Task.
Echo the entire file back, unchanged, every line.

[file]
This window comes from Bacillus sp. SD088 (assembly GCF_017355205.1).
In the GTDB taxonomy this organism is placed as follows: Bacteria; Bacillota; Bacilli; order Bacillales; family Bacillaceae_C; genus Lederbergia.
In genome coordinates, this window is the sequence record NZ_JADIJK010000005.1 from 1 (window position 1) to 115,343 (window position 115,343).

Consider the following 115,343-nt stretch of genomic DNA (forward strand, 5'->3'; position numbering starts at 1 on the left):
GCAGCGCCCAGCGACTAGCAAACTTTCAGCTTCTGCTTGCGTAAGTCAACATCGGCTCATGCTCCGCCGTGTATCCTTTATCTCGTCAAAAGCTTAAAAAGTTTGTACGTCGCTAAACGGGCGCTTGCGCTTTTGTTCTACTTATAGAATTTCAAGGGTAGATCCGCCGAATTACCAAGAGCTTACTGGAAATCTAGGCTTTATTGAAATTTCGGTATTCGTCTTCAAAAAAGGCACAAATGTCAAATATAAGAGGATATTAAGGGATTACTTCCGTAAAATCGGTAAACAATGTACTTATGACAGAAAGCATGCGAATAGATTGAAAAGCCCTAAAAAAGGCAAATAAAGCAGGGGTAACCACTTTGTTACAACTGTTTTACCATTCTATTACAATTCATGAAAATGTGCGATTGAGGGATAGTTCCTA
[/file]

This window comes from Bacillus sp. SD088 (assembly GCF_017355205.1).
In the GTDB taxonomy this organism is placed as follows: Bacteria; Bacillota; Bacilli; order Bacillales; family Bacillaceae_C; genus Lederbergia.
In genome coordinates, this window is the sequence record NZ_JADIJK010000005.1 from 1 (window position 1) to 115,343 (window position 115,343).

Consider the following 115,343-nt stretch of genomic DNA (forward strand, 5'->3'; position numbering starts at 1 on the left):
GCAGCGCCCAGCGACTAGCAAACTTTCAGCTTCTGCTTGCGTAAGTCAACATCGGCTCATGCTCCGCCGTGTATCCTTTATCTCGTCAAAAGCTTAAAAAGTTTGTACGTCGCTAAACGGGCGCTTGCGCTTTTGTTCTACTTATAGAATTTCAAGGGTAGATCCGCCGAATTACCAAGAGCTTACTGGAAATCTAGGCTTTATTGAAATTTCGGTATTCGTCTTCAAAAAAGGCACAAATGTCAAATATAAGAGGATATTAAGGGATTACTTCCGTAAAATCGGTAAACAATGTACTTATGACAGAAAGCATGCGAATAGATTGAAAAGCCCTAAAAAAGGCAAATAAAGCAGGGGTAACCACTTTGTTACAACTGTTTTACCATTCTATTACAATTCATGAAAATGTGCGATTGAGGGATAGTTCCTA